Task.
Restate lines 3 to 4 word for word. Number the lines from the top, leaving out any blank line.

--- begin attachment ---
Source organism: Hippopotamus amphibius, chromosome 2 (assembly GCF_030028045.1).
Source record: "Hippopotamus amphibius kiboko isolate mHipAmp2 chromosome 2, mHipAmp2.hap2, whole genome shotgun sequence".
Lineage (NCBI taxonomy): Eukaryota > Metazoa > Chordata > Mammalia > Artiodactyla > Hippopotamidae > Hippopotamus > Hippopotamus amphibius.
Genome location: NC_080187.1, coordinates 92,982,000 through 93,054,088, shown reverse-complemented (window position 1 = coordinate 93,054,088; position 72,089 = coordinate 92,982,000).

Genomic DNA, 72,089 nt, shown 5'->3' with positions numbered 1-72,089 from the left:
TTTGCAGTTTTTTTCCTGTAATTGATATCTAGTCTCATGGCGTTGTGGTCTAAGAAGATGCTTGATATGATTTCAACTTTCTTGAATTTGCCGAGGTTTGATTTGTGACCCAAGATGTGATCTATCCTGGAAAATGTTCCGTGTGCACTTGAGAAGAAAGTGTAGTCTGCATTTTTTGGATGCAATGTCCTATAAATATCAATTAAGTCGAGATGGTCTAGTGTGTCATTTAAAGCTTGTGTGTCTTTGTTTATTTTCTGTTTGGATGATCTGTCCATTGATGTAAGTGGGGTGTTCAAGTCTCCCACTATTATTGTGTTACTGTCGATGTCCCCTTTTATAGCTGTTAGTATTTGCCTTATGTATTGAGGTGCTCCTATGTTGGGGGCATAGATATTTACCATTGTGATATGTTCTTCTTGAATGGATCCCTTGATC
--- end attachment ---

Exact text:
Lineage (NCBI taxonomy): Eukaryota > Metazoa > Chordata > Mammalia > Artiodactyla > Hippopotamidae > Hippopotamus > Hippopotamus amphibius.
Genome location: NC_080187.1, coordinates 92,982,000 through 93,054,088, shown reverse-complemented (window position 1 = coordinate 93,054,088; position 72,089 = coordinate 92,982,000).